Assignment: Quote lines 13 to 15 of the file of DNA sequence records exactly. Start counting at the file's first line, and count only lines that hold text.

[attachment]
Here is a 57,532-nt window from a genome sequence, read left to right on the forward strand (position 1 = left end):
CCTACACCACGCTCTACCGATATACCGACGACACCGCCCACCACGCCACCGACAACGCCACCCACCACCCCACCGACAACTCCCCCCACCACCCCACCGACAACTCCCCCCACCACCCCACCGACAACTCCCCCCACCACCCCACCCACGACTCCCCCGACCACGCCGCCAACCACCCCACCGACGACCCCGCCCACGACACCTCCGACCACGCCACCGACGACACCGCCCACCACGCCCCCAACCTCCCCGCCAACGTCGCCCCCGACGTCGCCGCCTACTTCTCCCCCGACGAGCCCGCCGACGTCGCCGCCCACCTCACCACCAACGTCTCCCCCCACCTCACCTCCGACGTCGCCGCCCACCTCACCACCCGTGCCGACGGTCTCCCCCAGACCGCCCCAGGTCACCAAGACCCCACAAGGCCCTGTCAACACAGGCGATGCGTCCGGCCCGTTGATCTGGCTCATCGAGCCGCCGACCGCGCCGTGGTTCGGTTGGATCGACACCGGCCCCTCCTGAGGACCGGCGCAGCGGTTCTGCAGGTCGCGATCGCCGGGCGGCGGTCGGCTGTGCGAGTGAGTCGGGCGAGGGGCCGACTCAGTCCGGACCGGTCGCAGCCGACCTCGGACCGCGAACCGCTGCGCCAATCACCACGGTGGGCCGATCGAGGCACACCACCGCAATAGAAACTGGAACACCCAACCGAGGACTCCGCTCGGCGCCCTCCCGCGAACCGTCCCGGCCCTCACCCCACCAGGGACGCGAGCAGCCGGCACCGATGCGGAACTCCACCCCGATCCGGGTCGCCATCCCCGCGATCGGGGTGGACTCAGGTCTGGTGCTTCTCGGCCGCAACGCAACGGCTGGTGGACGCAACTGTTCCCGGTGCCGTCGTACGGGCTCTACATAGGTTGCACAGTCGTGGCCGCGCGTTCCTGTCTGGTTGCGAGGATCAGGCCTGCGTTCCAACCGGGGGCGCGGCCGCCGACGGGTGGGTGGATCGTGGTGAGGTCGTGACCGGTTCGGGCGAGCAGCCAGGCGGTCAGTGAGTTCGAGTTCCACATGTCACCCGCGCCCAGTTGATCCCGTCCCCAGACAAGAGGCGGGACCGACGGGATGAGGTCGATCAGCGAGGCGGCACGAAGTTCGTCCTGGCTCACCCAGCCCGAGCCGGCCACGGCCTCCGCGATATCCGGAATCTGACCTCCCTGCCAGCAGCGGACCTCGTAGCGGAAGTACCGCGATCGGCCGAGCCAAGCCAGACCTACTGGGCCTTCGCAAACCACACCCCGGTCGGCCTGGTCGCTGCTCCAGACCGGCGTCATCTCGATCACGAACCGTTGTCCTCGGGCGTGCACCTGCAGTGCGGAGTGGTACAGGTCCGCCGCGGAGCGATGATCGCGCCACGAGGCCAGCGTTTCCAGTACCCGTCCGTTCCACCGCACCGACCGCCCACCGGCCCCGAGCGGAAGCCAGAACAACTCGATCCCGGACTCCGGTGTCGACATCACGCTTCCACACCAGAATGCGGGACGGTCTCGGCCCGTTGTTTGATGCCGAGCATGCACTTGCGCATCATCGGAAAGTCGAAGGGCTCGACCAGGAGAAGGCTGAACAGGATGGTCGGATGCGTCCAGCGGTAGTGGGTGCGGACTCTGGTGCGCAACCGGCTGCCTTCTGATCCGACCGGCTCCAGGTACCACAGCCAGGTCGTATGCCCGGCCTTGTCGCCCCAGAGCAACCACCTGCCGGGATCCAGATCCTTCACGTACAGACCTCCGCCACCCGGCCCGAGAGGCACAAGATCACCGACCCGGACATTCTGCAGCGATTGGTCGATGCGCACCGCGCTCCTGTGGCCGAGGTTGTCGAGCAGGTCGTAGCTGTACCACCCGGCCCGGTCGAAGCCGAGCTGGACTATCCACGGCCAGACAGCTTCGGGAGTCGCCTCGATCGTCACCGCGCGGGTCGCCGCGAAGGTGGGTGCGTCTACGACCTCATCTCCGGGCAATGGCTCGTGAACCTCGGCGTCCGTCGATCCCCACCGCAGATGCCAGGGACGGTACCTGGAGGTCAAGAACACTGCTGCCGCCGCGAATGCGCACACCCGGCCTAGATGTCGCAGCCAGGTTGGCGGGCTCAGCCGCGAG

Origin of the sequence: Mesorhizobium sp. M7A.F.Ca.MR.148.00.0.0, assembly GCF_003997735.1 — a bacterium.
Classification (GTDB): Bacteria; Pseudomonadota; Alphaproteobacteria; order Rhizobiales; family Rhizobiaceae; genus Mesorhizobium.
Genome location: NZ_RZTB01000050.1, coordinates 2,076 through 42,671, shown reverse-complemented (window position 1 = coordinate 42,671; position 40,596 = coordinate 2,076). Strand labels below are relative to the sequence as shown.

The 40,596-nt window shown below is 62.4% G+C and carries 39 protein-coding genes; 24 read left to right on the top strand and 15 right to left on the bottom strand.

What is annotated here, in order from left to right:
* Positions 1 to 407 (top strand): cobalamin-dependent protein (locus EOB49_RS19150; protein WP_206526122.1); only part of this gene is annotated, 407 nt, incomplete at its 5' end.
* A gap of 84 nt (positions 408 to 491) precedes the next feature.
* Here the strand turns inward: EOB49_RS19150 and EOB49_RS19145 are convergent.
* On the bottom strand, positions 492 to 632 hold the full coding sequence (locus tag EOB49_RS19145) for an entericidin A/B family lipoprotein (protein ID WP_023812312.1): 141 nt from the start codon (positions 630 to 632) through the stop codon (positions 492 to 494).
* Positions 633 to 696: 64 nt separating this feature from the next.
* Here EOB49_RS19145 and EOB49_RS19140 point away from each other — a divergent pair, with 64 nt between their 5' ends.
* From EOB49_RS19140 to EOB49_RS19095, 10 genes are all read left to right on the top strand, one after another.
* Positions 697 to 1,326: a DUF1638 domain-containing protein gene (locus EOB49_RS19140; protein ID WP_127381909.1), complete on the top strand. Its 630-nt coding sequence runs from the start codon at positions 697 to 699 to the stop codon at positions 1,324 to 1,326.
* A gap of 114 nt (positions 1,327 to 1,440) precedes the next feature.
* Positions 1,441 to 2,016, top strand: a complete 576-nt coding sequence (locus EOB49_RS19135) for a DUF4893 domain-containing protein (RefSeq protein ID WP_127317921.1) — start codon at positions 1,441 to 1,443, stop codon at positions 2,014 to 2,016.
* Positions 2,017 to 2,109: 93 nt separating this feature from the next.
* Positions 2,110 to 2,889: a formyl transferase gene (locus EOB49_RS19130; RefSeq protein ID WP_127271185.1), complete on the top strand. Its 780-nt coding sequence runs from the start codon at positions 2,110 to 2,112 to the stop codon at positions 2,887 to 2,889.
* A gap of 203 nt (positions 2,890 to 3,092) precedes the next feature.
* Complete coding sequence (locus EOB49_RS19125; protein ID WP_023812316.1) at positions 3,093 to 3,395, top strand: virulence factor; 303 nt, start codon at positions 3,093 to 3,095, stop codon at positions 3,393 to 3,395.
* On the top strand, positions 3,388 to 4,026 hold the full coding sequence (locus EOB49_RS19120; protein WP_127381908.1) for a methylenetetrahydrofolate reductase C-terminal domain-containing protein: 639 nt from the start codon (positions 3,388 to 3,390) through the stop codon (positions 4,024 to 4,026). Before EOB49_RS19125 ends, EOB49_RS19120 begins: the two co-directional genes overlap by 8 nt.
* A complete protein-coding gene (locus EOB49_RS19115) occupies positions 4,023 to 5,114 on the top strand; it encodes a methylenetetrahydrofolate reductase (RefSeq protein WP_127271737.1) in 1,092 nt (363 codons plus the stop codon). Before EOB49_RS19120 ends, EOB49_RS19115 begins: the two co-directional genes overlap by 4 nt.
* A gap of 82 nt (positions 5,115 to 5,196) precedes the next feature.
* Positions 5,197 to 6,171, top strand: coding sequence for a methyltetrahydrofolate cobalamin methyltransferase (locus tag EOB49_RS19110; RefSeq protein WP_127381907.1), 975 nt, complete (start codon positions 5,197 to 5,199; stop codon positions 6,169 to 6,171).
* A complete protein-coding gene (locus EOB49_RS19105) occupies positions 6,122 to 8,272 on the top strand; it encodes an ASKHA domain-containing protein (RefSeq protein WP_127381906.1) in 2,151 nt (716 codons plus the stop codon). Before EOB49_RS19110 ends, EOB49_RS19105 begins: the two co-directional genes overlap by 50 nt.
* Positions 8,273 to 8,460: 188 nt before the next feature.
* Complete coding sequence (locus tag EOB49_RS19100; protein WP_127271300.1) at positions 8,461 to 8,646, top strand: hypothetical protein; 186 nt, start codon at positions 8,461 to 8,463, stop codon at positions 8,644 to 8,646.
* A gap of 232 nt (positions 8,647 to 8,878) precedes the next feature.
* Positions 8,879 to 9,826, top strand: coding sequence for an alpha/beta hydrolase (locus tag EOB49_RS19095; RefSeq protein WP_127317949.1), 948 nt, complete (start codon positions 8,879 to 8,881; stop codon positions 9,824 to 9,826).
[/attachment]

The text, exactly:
* Here EOB49_RS19145 and EOB49_RS19140 point away from each other — a divergent pair, with 64 nt between their 5' ends.
* From EOB49_RS19140 to EOB49_RS19095, 10 genes are all read left to right on the top strand, one after another.
* Positions 697 to 1,326: a DUF1638 domain-containing protein gene (locus EOB49_RS19140; protein ID WP_127381909.1), complete on the top strand. Its 630-nt coding sequence runs from the start codon at positions 697 to 699 to the stop codon at positions 1,324 to 1,326.